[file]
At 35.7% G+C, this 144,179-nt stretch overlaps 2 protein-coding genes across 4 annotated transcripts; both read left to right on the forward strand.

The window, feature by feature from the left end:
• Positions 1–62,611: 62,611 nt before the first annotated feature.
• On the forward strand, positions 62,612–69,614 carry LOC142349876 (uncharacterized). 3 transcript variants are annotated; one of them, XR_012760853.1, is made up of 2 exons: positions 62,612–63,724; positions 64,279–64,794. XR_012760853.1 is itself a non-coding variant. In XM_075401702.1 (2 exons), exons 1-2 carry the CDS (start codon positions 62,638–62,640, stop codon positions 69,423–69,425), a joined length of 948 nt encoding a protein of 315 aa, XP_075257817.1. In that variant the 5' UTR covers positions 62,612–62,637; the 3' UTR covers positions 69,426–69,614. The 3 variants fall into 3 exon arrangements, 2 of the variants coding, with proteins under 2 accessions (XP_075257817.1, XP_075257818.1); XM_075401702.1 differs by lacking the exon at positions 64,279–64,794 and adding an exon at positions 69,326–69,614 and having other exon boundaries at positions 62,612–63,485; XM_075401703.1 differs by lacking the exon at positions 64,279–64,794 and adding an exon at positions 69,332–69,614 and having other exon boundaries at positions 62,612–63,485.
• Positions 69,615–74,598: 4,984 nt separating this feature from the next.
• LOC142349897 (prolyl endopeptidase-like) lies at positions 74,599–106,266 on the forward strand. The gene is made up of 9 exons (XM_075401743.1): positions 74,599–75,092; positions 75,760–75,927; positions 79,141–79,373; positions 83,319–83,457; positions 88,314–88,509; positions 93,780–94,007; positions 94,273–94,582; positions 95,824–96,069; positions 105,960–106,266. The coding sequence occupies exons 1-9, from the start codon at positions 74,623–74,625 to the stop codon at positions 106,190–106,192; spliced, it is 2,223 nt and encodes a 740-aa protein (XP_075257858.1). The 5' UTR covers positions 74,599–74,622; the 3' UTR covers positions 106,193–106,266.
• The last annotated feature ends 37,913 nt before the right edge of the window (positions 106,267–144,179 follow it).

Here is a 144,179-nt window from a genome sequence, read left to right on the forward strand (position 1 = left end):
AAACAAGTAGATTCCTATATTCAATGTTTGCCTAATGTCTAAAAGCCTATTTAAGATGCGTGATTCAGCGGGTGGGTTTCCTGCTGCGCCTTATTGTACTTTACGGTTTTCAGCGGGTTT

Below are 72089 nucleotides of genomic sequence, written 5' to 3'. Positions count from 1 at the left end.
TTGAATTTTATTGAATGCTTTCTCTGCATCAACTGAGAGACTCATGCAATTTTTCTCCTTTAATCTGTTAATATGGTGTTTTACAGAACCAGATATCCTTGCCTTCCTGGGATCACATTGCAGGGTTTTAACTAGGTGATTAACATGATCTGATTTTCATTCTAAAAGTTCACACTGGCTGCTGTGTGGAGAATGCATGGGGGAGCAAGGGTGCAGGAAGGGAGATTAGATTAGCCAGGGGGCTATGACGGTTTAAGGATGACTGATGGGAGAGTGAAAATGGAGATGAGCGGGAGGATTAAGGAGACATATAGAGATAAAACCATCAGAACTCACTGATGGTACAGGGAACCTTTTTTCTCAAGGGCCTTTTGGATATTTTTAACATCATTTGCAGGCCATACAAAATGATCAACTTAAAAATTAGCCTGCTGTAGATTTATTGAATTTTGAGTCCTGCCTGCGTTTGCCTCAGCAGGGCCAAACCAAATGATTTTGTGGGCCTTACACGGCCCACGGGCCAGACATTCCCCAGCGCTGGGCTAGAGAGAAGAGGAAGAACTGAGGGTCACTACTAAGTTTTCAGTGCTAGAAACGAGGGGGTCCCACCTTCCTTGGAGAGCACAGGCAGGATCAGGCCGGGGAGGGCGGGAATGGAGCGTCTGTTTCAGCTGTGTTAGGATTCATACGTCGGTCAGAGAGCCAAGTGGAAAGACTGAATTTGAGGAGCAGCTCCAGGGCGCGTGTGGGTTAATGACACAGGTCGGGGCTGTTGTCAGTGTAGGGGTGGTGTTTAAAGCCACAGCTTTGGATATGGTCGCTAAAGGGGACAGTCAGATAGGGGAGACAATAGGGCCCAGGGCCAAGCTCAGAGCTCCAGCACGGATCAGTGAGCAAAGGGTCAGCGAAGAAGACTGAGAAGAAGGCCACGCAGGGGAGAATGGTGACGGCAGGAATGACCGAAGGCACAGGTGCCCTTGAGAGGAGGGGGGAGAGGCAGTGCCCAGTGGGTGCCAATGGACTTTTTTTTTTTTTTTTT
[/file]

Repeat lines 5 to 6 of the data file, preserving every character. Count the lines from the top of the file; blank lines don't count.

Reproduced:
• Positions 69,615–74,598: 4,984 nt separating this feature from the next.
• LOC142349897 (prolyl endopeptidase-like) lies at positions 74,599–106,266 on the forward strand. The gene is made up of 9 exons (XM_075401743.1): positions 74,599–75,092; positions 75,760–75,927; positions 79,141–79,373; positions 83,319–83,457; positions 88,314–88,509; positions 93,780–94,007; positions 94,273–94,582; positions 95,824–96,069; positions 105,960–106,266. The coding sequence occupies exons 1-9, from the start codon at positions 74,623–74,625 to the stop codon at positions 106,190–106,192; spliced, it is 2,223 nt and encodes a 740-aa protein (XP_075257858.1). The 5' UTR covers positions 74,599–74,622; the 3' UTR covers positions 106,193–106,266.